They gave Denver more air miles than any airline frequent flier program could, but when it counted the most, the Indianapolis Colts found a way to keep the Broncos out of the end zone and as a result, came away with a 27-13 road victory that from a statistical perspective, seemed nearly impossible.
While the defense allowed the Broncos to accumulate a totally unacceptable 519 yards of offense (472 yards through the air) they were tough when it came to the red zone, forcing Denver to kick two field goals, and turn the ball over three times on downs once they got the ball inside the 20-yard line.
“These guys might have bent a little along the way, but they didn’t break,” said Colts head coach Jim Caldwell as he addressed reporters after the game. “They became stingy down in the red zone.”
Caldwell was indeed correct as the Broncos ran an amazing 21 plays in the red zone, all coming up empty in terms of touchdowns. While former Purdue quarterback Kyle Orton had a field day through the air against the Colts, completing 37 of 57 passes, he summed it up nicely after the game. “You have to get the ball into the end zone when you are down there that close, because you know Peyton Manning will,” said an obviously dejected Orton to reporters.”
Orton’s assessment was spot on, as Manning enjoyed yet another productive day through the air as he connected on 27 of 43 passes for three touchdowns and no interceptions. Austin Collie stepped up big with 171 receiving yards, with two of his game high 12 receptions finding the end zone. Rookie Blair White, who was activated from the practice squad this week in light of injuries to Pierre Garcon and Anthony Gonzalez, got into the scoring act when he hauled in a nine-yard touchdown reception from Manning. While there were plenty of fireworks in the air for both teams, their respective running games were quite anemic, with the Colts producing just 40 yards on the ground and Denver managing a mere 47.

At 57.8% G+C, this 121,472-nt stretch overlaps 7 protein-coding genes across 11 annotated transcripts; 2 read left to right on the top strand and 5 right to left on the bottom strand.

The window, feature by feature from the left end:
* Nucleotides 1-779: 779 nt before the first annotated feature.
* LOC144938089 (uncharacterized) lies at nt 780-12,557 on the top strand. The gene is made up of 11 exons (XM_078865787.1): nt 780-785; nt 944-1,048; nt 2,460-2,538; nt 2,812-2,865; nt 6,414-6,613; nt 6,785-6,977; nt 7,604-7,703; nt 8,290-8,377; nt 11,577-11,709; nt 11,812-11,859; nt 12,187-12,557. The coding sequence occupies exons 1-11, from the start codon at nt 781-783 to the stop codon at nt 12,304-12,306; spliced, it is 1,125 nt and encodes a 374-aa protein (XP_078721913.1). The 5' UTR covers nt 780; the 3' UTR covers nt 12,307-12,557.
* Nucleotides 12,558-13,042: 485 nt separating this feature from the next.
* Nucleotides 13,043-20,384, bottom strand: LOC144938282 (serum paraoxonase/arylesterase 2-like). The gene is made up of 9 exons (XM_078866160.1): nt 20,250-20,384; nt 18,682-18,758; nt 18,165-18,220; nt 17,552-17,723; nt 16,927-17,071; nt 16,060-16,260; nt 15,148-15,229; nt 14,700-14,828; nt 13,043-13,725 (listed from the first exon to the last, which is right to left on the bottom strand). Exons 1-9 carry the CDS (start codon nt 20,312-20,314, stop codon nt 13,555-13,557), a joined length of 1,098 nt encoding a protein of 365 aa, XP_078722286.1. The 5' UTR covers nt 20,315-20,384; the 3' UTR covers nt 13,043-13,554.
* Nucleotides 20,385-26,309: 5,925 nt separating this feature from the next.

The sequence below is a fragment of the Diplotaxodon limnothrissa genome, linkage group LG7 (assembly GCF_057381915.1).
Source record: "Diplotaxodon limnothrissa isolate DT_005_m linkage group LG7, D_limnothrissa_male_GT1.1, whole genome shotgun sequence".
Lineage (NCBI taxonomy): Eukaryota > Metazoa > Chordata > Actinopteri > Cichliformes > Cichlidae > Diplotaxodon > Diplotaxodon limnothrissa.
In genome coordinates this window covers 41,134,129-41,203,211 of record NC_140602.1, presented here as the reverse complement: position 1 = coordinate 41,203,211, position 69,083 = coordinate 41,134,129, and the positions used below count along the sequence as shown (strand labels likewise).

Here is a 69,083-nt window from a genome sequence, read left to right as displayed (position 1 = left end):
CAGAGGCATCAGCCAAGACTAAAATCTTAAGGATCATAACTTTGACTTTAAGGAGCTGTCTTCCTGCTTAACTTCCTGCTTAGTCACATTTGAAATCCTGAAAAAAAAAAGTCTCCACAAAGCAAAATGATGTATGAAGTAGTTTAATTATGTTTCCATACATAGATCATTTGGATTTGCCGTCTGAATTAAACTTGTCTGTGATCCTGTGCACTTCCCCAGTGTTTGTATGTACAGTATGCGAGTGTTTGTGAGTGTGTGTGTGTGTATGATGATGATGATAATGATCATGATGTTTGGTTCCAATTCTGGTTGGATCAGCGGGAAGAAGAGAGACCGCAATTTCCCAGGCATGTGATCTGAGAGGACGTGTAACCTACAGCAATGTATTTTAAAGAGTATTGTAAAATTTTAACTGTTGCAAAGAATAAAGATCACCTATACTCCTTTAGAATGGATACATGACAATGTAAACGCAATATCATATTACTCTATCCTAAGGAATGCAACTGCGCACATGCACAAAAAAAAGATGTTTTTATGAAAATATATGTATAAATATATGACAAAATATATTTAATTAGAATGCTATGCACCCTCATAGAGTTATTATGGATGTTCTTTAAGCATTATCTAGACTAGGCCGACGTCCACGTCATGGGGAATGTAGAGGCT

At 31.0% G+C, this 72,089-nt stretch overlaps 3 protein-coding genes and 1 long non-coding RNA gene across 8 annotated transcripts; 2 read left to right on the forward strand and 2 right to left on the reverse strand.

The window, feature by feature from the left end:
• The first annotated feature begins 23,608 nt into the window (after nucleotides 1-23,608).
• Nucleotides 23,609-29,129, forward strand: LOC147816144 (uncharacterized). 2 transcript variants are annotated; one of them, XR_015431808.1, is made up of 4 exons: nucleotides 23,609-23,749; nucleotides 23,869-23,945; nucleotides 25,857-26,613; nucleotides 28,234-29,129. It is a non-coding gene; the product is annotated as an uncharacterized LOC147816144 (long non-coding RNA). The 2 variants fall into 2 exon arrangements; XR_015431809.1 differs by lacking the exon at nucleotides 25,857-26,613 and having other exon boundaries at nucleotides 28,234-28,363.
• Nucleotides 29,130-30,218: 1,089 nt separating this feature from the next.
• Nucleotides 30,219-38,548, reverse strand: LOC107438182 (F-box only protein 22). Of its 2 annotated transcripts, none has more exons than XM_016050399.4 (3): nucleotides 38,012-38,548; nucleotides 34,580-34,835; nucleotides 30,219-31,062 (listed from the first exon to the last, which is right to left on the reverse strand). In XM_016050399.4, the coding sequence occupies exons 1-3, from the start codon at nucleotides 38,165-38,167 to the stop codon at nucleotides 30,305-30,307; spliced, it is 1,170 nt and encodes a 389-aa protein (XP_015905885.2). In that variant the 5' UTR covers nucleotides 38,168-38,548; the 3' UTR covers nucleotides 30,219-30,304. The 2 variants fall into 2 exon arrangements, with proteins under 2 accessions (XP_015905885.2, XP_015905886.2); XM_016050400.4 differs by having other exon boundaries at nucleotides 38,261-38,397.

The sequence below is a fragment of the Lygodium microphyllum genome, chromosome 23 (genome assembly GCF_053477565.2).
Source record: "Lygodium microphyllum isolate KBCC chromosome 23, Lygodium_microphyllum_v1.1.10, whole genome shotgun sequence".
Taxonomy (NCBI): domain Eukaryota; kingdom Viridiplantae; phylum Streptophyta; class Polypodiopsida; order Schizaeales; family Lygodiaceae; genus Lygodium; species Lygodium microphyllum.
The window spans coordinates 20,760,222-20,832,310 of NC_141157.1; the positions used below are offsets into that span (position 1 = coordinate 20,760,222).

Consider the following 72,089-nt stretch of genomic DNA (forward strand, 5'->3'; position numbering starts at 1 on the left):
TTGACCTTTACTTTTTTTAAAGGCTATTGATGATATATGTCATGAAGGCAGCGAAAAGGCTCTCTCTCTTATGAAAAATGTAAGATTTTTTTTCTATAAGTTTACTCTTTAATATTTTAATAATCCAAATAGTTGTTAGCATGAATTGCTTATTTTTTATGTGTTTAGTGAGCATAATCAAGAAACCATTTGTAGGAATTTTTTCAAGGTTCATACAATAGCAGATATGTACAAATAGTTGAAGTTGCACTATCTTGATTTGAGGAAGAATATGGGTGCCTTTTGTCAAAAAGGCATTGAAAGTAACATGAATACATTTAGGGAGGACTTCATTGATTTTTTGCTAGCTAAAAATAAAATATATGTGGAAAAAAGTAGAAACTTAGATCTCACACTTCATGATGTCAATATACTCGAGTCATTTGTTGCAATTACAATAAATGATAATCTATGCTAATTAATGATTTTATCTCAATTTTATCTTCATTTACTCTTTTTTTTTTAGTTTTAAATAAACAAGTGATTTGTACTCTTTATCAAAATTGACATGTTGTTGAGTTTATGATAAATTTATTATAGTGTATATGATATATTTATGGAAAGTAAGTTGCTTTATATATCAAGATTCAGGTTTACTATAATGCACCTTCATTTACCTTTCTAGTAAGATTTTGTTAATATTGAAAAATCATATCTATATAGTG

NOTES: Kelvin Hayden had a big time game for Indianapolis compiling 10 solo tackles and forcing a fumble.
While the defense stymied Denver in the red zone, the Colts offense converted two of three opportunities for two touchdowns and a field goal.
Denver’s Jabar Gaffney and Brandon Lloyd certainly did their jobs against the Colts pathetic pass defense, combining for 18 receptions and 309 receiving yards. Allowing these types of numbers to be put up by average receivers will not cut it in the playoffs.
Dwight Freeney and Robert Mathis were doubled teamed most of the game, which accounts for the fact that there were no sacks of Kyle Orton.
While the Colts defense truly shone in the red zone, it is obvious this team has big trouble in stopping the pass. How long can the approach of simply outgunning the opposition’s offense with their own work for the Colts? Can they really expect to defeat good teams this way?
With all due respect to Denver, the Colts should have blown the Broncos out. How long can the pass coverage be so shoddy and still prevail?
Will Bill Polian try and work wonders with a trade or perhaps by combing the waiver wire to find some help? Probably not, but I think he should.
A special thanks to those of you who took the time to e-mail me and tell me I was crazy for saying the Colts are a one dimensional team.
I particularly appreciated the gentleman who called me at 2:13 a.m. recently to tell me I knew nothing about the NFL. Thank you sir and regardless of the sleep deprivation, I welcome your comments in the future and appreciate you reading the Indianapolis Recorder.
The next Colts game is Sunday Oct. 3 as Indianapolis travels to Jacksonville. The contest kicks off at 4:05 p.m. and can be seen on WISH TV. The radio broadcast begins at 3 p.m. with countdown to kickoff and can be heard on WFNI-AM (1070) as well as HANK-FM (97.1).
Danny Bridges, who thinks the Colts defense is as unpredictable as the 1991 Nissan he still drives, can be reached at (317) 578-1780 or at Bridgeshd@aol.com.